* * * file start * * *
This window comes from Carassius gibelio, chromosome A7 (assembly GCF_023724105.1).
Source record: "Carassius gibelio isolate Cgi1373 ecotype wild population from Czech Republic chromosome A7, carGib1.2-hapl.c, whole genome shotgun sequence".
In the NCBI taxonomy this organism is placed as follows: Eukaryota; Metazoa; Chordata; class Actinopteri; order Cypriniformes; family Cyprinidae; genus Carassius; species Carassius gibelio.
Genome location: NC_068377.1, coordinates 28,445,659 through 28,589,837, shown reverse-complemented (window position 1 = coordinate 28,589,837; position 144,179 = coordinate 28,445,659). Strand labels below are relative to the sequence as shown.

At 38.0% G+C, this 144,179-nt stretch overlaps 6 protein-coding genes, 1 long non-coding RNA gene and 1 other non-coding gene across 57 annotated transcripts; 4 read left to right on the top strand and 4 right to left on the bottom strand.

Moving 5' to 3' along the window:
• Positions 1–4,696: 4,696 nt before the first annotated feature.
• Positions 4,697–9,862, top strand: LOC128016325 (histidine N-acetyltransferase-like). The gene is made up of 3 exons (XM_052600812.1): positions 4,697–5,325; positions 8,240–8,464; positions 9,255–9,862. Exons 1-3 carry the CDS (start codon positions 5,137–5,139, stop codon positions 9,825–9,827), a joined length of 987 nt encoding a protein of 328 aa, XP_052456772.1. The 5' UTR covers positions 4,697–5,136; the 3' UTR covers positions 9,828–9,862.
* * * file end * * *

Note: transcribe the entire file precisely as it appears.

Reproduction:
This window comes from Carassius gibelio, chromosome A7 (assembly GCF_023724105.1).
Source record: "Carassius gibelio isolate Cgi1373 ecotype wild population from Czech Republic chromosome A7, carGib1.2-hapl.c, whole genome shotgun sequence".
In the NCBI taxonomy this organism is placed as follows: Eukaryota; Metazoa; Chordata; class Actinopteri; order Cypriniformes; family Cyprinidae; genus Carassius; species Carassius gibelio.
Genome location: NC_068377.1, coordinates 28,445,659 through 28,589,837, shown reverse-complemented (window position 1 = coordinate 28,589,837; position 144,179 = coordinate 28,445,659). Strand labels below are relative to the sequence as shown.

At 38.0% G+C, this 144,179-nt stretch overlaps 6 protein-coding genes, 1 long non-coding RNA gene and 1 other non-coding gene across 57 annotated transcripts; 4 read left to right on the top strand and 4 right to left on the bottom strand.

Moving 5' to 3' along the window:
• Positions 1–4,696: 4,696 nt before the first annotated feature.
• Positions 4,697–9,862, top strand: LOC128016325 (histidine N-acetyltransferase-like). The gene is made up of 3 exons (XM_052600812.1): positions 4,697–5,325; positions 8,240–8,464; positions 9,255–9,862. Exons 1-3 carry the CDS (start codon positions 5,137–5,139, stop codon positions 9,825–9,827), a joined length of 987 nt encoding a protein of 328 aa, XP_052456772.1. The 5' UTR covers positions 4,697–5,136; the 3' UTR covers positions 9,828–9,862.